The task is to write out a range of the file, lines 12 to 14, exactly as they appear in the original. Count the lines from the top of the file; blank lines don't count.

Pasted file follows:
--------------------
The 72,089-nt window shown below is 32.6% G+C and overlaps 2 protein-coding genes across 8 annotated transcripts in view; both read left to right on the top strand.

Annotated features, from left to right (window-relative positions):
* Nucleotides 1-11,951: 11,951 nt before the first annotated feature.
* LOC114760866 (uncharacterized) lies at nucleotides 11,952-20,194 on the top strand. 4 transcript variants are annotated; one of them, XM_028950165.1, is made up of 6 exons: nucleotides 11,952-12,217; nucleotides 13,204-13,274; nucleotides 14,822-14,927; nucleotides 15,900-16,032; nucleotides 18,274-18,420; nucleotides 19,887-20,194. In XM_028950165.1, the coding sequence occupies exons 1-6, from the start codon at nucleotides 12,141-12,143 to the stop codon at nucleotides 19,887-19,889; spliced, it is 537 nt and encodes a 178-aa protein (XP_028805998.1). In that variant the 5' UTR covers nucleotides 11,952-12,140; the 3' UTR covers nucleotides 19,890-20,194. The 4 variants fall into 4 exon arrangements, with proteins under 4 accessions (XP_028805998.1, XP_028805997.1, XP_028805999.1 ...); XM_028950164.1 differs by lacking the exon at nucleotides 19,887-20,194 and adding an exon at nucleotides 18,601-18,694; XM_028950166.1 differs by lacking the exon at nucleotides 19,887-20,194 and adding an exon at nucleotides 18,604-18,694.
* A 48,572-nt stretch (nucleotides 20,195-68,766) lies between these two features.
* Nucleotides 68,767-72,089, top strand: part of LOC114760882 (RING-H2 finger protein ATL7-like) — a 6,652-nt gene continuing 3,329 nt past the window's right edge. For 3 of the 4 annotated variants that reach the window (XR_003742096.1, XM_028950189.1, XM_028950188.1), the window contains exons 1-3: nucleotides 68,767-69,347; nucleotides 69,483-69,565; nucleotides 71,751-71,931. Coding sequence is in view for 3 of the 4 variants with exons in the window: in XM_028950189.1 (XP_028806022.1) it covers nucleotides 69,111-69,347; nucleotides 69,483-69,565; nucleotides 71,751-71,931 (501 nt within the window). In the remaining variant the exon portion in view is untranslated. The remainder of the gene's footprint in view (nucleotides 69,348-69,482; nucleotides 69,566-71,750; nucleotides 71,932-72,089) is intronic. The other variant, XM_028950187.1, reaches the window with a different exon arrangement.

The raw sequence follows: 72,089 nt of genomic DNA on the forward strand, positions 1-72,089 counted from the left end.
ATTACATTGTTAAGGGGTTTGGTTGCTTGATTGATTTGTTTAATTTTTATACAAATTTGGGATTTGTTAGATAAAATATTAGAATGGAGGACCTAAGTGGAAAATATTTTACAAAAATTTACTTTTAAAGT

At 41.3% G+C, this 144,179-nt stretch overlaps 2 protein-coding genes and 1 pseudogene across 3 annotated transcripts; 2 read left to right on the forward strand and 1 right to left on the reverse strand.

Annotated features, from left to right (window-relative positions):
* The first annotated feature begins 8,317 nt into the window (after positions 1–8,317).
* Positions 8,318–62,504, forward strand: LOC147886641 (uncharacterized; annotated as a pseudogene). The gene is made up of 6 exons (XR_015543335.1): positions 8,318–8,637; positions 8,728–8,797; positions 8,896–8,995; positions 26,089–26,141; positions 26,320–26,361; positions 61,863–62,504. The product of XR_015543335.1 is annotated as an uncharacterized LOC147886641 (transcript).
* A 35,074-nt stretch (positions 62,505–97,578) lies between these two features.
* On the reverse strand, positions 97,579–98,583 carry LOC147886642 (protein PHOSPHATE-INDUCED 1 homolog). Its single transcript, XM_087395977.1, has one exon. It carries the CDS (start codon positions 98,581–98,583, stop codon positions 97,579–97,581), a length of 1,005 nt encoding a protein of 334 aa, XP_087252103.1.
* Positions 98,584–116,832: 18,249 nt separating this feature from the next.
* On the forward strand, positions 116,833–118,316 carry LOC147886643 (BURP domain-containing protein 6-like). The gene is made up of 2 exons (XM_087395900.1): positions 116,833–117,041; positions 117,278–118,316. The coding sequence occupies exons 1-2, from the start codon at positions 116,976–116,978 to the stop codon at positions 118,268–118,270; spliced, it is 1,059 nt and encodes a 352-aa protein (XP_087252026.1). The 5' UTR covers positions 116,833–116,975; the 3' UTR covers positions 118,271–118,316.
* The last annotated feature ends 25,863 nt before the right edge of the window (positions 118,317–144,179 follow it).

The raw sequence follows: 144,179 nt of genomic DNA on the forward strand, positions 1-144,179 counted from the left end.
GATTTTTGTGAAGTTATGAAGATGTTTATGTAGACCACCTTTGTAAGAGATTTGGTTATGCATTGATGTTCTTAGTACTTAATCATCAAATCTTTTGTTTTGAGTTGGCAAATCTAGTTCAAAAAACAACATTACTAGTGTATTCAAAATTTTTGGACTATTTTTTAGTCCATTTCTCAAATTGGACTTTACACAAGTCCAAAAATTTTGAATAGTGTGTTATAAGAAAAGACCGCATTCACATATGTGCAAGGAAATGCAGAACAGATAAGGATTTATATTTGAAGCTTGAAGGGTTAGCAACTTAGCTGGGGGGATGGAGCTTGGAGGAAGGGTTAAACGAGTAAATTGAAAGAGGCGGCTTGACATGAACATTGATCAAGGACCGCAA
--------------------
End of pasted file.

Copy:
* Positions 8,318–62,504, forward strand: LOC147886641 (uncharacterized; annotated as a pseudogene). The gene is made up of 6 exons (XR_015543335.1): positions 8,318–8,637; positions 8,728–8,797; positions 8,896–8,995; positions 26,089–26,141; positions 26,320–26,361; positions 61,863–62,504. The product of XR_015543335.1 is annotated as an uncharacterized LOC147886641 (transcript).
* A 35,074-nt stretch (positions 62,505–97,578) lies between these two features.
* On the reverse strand, positions 97,579–98,583 carry LOC147886642 (protein PHOSPHATE-INDUCED 1 homolog). Its single transcript, XM_087395977.1, has one exon. It carries the CDS (start codon positions 98,581–98,583, stop codon positions 97,579–97,581), a length of 1,005 nt encoding a protein of 334 aa, XP_087252103.1.